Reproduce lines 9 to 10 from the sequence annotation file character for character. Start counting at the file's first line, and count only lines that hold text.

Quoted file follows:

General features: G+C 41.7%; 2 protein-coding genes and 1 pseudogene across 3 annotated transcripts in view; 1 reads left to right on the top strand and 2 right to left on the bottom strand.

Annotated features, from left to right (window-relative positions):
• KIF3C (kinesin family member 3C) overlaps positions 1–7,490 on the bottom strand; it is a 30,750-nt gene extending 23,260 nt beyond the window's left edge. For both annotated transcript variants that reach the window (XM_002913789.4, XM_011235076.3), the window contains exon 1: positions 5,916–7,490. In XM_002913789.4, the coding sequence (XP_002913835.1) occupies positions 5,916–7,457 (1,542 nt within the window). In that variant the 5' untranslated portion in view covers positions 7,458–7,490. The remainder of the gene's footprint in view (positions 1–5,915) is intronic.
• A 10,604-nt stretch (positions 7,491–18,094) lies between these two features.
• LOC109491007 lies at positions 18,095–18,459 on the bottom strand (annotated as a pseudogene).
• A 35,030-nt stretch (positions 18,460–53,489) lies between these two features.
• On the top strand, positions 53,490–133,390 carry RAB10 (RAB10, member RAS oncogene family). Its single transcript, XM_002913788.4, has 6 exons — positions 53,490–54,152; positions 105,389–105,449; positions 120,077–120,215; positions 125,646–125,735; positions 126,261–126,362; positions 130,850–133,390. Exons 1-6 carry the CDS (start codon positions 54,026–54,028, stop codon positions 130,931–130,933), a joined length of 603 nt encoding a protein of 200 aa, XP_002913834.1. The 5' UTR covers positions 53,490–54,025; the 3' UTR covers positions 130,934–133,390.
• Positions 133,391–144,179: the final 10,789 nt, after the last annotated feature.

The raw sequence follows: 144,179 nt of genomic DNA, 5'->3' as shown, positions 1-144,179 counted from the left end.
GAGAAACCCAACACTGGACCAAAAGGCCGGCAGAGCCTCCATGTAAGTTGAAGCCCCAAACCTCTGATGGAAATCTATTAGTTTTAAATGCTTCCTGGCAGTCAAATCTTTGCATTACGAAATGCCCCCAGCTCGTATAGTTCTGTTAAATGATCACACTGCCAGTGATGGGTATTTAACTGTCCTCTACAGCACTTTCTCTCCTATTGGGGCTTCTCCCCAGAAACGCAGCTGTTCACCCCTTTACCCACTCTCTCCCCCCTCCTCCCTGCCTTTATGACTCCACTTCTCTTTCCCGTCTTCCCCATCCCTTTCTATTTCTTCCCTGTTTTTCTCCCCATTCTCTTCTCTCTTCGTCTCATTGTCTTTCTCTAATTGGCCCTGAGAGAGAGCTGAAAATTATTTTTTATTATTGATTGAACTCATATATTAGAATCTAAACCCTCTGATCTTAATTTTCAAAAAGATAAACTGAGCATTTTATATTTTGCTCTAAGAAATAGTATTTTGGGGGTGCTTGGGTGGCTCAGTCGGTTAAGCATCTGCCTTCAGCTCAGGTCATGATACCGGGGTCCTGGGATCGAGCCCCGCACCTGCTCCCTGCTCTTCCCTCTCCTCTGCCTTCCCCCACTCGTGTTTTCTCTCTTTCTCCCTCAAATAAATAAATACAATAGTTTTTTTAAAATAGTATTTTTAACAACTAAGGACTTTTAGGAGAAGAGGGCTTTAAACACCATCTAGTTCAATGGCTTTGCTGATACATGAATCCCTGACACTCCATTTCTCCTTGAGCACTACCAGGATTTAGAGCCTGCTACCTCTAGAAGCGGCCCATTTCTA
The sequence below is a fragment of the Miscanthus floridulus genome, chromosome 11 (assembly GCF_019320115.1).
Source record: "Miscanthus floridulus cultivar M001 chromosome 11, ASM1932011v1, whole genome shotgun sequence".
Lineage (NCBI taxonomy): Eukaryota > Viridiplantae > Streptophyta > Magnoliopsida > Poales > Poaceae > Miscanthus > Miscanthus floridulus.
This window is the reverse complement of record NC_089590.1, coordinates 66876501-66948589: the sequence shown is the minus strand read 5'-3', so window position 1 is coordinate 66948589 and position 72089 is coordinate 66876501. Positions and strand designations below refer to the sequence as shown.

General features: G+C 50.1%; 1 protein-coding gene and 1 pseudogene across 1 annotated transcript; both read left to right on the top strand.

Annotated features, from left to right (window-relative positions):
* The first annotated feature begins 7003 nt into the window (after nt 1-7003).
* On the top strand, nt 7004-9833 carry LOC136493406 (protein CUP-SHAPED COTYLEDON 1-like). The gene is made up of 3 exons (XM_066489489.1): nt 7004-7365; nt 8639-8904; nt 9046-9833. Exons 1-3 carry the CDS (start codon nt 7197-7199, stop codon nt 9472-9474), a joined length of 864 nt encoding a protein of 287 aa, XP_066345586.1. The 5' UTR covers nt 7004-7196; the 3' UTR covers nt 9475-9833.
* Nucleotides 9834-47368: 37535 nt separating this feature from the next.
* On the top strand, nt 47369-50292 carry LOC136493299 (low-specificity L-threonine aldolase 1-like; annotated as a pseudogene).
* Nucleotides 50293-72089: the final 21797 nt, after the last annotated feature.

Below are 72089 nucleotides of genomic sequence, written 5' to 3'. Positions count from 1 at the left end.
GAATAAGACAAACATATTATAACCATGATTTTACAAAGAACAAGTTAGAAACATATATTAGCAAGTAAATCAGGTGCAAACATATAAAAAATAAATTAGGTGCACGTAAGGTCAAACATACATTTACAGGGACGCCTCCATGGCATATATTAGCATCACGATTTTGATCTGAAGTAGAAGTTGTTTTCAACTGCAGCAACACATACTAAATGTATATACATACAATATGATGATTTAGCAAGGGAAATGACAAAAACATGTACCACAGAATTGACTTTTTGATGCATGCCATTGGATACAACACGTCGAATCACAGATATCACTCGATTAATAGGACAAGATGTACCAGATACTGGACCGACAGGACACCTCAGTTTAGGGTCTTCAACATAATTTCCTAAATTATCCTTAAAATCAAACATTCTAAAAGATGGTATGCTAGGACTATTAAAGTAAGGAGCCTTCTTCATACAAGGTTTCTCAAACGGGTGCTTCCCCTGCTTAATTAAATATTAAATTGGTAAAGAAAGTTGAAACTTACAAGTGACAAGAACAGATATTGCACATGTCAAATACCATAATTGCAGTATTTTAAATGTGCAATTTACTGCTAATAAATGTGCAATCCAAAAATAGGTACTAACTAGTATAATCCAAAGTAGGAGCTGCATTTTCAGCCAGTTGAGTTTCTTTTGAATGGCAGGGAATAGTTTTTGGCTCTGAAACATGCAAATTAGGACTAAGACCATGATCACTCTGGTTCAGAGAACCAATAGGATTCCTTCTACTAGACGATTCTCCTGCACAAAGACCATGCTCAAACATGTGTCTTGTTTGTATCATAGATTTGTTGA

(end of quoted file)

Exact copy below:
The raw sequence follows: 144,179 nt of genomic DNA, 5'->3' as shown, positions 1-144,179 counted from the left end.
GAGAAACCCAACACTGGACCAAAAGGCCGGCAGAGCCTCCATGTAAGTTGAAGCCCCAAACCTCTGATGGAAATCTATTAGTTTTAAATGCTTCCTGGCAGTCAAATCTTTGCATTACGAAATGCCCCCAGCTCGTATAGTTCTGTTAAATGATCACACTGCCAGTGATGGGTATTTAACTGTCCTCTACAGCACTTTCTCTCCTATTGGGGCTTCTCCCCAGAAACGCAGCTGTTCACCCCTTTACCCACTCTCTCCCCCCTCCTCCCTGCCTTTATGACTCCACTTCTCTTTCCCGTCTTCCCCATCCCTTTCTATTTCTTCCCTGTTTTTCTCCCCATTCTCTTCTCTCTTCGTCTCATTGTCTTTCTCTAATTGGCCCTGAGAGAGAGCTGAAAATTATTTTTTATTATTGATTGAACTCATATATTAGAATCTAAACCCTCTGATCTTAATTTTCAAAAAGATAAACTGAGCATTTTATATTTTGCTCTAAGAAATAGTATTTTGGGGGTGCTTGGGTGGCTCAGTCGGTTAAGCATCTGCCTTCAGCTCAGGTCATGATACCGGGGTCCTGGGATCGAGCCCCGCACCTGCTCCCTGCTCTTCCCTCTCCTCTGCCTTCCCCCACTCGTGTTTTCTCTCTTTCTCCCTCAAATAAATAAATACAATAGTTTTTTTAAAATAGTATTTTTAACAACTAAGGACTTTTAGGAGAAGAGGGCTTTAAACACCATCTAGTTCAATGGCTTTGCTGATACATGAATCCCTGACACTCCATTTCTCCTTGAGCACTACCAGGATTTAGAGCCTGCTACCTCTAGAAGCGGCCCATTTCTA